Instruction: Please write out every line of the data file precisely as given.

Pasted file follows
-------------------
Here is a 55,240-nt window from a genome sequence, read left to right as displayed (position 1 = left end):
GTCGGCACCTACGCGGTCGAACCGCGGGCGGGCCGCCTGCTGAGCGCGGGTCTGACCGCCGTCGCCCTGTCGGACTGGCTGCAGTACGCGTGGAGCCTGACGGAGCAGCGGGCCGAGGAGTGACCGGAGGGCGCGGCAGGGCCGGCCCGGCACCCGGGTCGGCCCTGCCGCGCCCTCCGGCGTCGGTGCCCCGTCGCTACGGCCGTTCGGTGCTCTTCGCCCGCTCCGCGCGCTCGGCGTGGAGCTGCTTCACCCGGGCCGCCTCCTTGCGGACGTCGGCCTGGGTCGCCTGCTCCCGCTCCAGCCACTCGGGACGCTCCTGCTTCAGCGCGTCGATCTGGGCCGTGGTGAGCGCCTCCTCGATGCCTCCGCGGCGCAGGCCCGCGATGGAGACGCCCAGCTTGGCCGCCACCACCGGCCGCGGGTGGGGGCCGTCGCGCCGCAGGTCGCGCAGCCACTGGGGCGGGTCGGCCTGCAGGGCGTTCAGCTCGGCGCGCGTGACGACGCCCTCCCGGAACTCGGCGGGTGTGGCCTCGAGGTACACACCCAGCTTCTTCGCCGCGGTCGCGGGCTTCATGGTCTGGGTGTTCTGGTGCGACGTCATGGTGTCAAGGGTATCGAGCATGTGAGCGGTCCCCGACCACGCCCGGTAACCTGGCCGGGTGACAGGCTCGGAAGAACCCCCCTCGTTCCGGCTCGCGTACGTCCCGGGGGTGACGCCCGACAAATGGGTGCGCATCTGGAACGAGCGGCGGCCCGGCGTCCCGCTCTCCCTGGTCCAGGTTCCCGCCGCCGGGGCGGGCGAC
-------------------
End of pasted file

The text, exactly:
Here is a 55,240-nt window from a genome sequence, read left to right as displayed (position 1 = left end):
GTCGGCACCTACGCGGTCGAACCGCGGGCGGGCCGCCTGCTGAGCGCGGGTCTGACCGCCGTCGCCCTGTCGGACTGGCTGCAGTACGCGTGGAGCCTGACGGAGCAGCGGGCCGAGGAGTGACCGGAGGGCGCGGCAGGGCCGGCCCGGCACCCGGGTCGGCCCTGCCGCGCCCTCCGGCGTCGGTGCCCCGTCGCTACGGCCGTTCGGTGCTCTTCGCCCGCTCCGCGCGCTCGGCGTGGAGCTGCTTCACCCGGGCCGCCTCCTTGCGGACGTCGGCCTGGGTCGCCTGCTCCCGCTCCAGCCACTCGGGACGCTCCTGCTTCAGCGCGTCGATCTGGGCCGTGGTGAGCGCCTCCTCGATGCCTCCGCGGCGCAGGCCCGCGATGGAGACGCCCAGCTTGGCCGCCACCACCGGCCGCGGGTGGGGGCCGTCGCGCCGCAGGTCGCGCAGCCACTGGGGCGGGTCGGCCTGCAGGGCGTTCAGCTCGGCGCGCGTGACGACGCCCTCCCGGAACTCGGCGGGTGTGGCCTCGAGGTACACACCCAGCTTCTTCGCCGCGGTCGCGGGCTTCATGGTCTGGGTGTTCTGGTGCGACGTCATGGTGTCAAGGGTATCGAGCATGTGAGCGGTCCCCGACCACGCCCGGTAACCTGGCCGGGTGACAGGCTCGGAAGAACCCCCCTCGTTCCGGCTCGCGTACGTCCCGGGGGTGACGCCCGACAAATGGGTGCGCATCTGGAACGAGCGGCGGCCCGGCGTCCCGCTCTCCCTGGTCCAGGTTCCCGCCGCCGGGGCGGGCGAC